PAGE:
Milking more from grass at AFBI Dairy Farm Walks

Date published: 16 August 2017

Making the most from grazed grass will be a key focus at next month’s AFBI roadshows ‘Dairy Innovation in Practice’ which will be held on three farms throughout Northern Ireland from 12 - 14 September.

Drs Suzanne Higgins and Debbie McConnell will be outlining the latest research findings on soil and grazing management at the Dairy Innovation in Practice roadshow taking place on 12 -14 September.

At the event, AFBI researchers will be showcasing the latest research findings to help farmers drive both increased grass production and utilisation and in turn increase milk production from forage.

Previous AFBI research estimates that, on average, grass yields of 7.5t DM/ha are achieved on Northern Irish dairy farms throughout the season. However, AFBI research is now showing that there is potential to increase this by over 60% and achieve yields in excess 12t DM/ha on commercial farms. AFBI’s dairy grassland researcher Dr Debbie McConnell commented “grazed or ensiled, grass remains the cheapest feedstuff available to us here in Northern Ireland. Although milk prices have improved it is important we keep a strong focus on building efficient grassland management practices to help lower overall costs of production.”

AFBI Dairy Innovation in Practice: Dates and Locations
Tuesday 12 September Wednesday 13 September Thursday 14 September

Ian McClelland
64 Moss Road
BT32 3NZ

Aidan McManus
BT92 3BP
David Hunter
43 Droit Road
Bt78 4DS

Improving both grazing and silage production through better nutrient management is an area that will feature at each of the farm events. AFBI’s soil scientist, Dr Suzanne Higgins comments “there are major opportunities to increase the amount of grass we grow by improving our management of soil fertility and soil structure. For example, research from AFBI shows that sub-optimal pH on some farms is resulting in grass yield losses of up to 2t DM/ha/yr.”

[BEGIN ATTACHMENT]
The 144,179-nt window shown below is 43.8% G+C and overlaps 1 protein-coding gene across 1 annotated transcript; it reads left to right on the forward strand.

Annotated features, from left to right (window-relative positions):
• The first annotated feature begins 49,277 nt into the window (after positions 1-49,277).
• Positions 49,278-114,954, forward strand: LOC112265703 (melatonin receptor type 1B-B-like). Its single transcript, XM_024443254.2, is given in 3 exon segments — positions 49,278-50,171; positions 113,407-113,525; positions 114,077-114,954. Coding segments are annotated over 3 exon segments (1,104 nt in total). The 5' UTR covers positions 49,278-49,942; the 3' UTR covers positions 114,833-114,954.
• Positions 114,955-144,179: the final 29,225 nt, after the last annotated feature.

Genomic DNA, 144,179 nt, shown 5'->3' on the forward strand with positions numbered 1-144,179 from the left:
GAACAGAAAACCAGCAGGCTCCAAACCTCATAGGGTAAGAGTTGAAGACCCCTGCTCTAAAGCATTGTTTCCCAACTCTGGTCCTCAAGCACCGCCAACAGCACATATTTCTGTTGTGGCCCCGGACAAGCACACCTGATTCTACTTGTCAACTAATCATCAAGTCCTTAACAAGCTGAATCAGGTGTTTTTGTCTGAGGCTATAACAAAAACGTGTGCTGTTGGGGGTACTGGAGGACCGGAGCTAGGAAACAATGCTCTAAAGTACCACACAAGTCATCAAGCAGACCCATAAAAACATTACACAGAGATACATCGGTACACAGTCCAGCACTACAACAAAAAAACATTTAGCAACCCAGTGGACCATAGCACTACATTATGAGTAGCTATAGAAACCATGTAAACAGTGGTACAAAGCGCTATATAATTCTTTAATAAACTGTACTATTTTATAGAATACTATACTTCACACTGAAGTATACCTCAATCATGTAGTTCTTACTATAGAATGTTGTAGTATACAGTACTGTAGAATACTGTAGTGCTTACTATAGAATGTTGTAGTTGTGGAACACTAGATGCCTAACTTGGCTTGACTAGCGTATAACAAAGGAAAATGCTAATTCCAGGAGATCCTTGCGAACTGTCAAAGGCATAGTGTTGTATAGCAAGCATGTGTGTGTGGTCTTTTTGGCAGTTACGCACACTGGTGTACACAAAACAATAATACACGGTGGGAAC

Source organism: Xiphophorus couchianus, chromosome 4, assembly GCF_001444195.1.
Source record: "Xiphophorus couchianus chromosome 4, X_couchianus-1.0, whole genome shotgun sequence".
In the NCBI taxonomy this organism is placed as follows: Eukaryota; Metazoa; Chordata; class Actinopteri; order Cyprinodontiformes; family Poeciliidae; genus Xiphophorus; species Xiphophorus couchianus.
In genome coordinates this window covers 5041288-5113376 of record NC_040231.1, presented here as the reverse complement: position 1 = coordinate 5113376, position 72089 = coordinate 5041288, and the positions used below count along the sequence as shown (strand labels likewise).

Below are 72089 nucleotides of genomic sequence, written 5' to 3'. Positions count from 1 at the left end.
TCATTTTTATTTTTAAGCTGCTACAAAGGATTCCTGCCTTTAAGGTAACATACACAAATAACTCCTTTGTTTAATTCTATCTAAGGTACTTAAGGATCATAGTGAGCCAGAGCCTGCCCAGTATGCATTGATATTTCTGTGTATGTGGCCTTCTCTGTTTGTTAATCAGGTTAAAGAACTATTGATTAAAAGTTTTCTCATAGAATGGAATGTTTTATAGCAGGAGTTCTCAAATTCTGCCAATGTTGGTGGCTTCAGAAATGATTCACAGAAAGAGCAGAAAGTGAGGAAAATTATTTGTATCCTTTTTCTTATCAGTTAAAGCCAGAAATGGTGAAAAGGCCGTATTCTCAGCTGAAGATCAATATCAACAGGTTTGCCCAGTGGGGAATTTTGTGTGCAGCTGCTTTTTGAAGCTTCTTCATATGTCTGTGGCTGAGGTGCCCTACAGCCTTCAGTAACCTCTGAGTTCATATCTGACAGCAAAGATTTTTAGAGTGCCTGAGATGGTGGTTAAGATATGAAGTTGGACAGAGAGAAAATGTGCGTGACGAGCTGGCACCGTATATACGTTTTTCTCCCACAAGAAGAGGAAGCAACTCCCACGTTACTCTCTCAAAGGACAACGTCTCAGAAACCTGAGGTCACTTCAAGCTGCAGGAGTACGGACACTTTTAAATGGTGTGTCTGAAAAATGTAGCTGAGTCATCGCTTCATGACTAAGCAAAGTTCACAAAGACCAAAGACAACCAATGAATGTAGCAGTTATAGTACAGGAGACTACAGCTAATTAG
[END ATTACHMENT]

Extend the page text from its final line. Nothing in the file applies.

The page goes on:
Each of the farms involved in the Dairy Innovation in Practice roadshow are also currently taking part in this year’s GrassCheck project, conducted by AFBI and funded by AgriSearch. This project has been recording grass and weather conditions across 12 dairy farms throughout the current growing season and aims to provide livestock farmers with the latest grass growth and quality information to assist in making grassland management decisions.

Dr McConnell who leads the project commented “through the GrassCheck project it has become very clear that regardless of production system it is possible to achieve high levels of grass production and utilisation.”

Each of the three host farms operate very different systems including: conventional autumn-winter calving in Banbridge; zero-grazing with robotic milking in Enniskillen; and spring-block calving, intensive grazing in Newtownstewart.

“Despite having this wide range of farm systems, each farm in the GrassCheck project has already produced over 7t DM/ha this year from April to July, with some farms reaching over 10t DM/ha in these four months” continued Dr McConnell.

Options for managing autumn grass will also be discussed at the event. Previous AFBI research has shown that autumn grass has a key role to play in the diet of both spring- and autumn-calving cows. For both groups, giving access to pasture during the autumn period was found to increase milk yields by over two litres/cow/day compared with cows fed ad-lib silage and flat rate concentrate supplementation.

“This can be worth over £1/cow/day in lower feed costs, improved milk yields and delayed housing” commented Dr McConnell. “However it’s important we manage this correctly to avoid potential soil and sward damage, and to help prepare swards for the 2018 grazing season.”

Other demonstrations at the farm walks will cover a range of dairy related issues from calf colostrum and animal health to winter feeding practices. The events which are being organised in partnership with AgriSearch, CAFRE and the Ulster Grassland Society, will start at 10.30am on each host farm, with tours leaving every 30 minutes and lasting approximately 2.5 hours. The last tour will start at 12.30pm.

Pre-booking for these events is essential, please REGISTER HERE for your preferred timeslot and chosen farm before the 8th September.

In the interests of biosecurity those attending are asked to wear clean clothing not previously worn while in direct contact with their own animals. Outdoor work boots should not be worn. Protective overalls and footwear will be provided.

Notes to editors: 

AFBI carries out high-quality technology research and development, statutory, analytical, and diagnostic testing functions for DAERA and other Government departments, public bodies and commercial companies.

AFBI's Vision is “To advance the local and global agri-food and bioscience sectors through scientific excellence”.

All media enquiries to AFBI Press Office 028 9025 5326.

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